A Biochemical Approach To Determine The Target Site Recognition Mechanism Of The R2 Retrotransposable Elements
Thompson, Blaine K.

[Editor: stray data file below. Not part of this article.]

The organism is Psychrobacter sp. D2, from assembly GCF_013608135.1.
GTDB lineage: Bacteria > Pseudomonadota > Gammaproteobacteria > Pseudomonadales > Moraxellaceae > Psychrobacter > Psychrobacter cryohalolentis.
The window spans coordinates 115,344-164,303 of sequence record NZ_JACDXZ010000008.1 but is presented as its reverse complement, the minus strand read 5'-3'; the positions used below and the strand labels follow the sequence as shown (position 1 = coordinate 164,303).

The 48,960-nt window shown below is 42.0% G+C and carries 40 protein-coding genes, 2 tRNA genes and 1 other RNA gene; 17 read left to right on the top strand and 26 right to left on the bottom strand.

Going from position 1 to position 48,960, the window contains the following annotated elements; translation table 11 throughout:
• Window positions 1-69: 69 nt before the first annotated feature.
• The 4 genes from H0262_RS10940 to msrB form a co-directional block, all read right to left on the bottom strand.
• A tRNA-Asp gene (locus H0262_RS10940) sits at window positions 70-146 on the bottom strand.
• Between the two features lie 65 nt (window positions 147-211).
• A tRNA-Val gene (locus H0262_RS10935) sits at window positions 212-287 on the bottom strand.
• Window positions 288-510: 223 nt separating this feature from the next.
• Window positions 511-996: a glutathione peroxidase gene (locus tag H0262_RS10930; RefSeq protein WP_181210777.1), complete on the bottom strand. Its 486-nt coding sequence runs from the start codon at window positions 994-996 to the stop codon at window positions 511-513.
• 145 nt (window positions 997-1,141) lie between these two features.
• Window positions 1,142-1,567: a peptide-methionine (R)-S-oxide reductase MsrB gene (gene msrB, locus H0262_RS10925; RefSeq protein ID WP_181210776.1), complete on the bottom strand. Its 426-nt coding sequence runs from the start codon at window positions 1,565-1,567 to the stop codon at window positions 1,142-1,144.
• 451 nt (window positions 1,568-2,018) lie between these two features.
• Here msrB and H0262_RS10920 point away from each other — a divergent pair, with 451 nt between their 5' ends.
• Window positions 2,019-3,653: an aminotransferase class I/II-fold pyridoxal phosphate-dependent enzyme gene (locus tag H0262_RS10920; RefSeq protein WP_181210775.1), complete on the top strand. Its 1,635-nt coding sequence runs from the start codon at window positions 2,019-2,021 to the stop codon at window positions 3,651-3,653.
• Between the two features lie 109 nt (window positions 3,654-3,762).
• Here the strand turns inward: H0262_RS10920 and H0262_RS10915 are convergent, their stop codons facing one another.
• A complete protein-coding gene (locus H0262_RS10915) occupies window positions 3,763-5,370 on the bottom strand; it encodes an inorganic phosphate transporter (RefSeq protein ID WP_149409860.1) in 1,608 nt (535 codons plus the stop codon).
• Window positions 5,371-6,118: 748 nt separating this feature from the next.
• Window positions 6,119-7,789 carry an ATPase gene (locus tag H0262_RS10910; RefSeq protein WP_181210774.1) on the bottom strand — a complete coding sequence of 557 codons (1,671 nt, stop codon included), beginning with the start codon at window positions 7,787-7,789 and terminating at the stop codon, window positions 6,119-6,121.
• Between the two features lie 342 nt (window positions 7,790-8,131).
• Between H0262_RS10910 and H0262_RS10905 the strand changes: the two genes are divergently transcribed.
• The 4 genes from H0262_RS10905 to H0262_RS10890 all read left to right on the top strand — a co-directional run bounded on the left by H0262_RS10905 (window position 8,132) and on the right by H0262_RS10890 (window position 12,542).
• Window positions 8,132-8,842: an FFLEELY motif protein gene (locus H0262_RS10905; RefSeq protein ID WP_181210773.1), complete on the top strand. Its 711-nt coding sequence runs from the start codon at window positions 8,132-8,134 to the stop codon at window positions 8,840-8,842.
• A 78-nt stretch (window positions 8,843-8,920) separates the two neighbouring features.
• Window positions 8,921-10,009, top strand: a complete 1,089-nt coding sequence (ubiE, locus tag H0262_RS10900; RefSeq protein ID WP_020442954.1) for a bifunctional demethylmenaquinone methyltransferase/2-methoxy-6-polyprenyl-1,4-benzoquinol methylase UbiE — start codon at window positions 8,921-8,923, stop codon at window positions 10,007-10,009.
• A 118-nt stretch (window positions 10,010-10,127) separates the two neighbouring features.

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Non-LTR Retrotransposons (NLRs) are selfish mobile genetic elements which parasitize the genomes of many organisms including humans. These elements transpose through an RNA intermediate and integrate directly into their genomic site using reverse transcription, a process called Target Primed Reverse Transcription (TPRT). Members of this family of transposons are abundant in the genomes of many eukaryotes including mammals, reptiles, fish, and insects. Several NLR family members such as R2 and NeSL-1 avoid causing deleterious mutations by specifically targeting repetitive genomic loci such as the 28S ribosomal DNA gene and the Spliced leader-1 exon respectively. This literature review focuses on the integration mechanism and evolution of NLRs, specifically R2.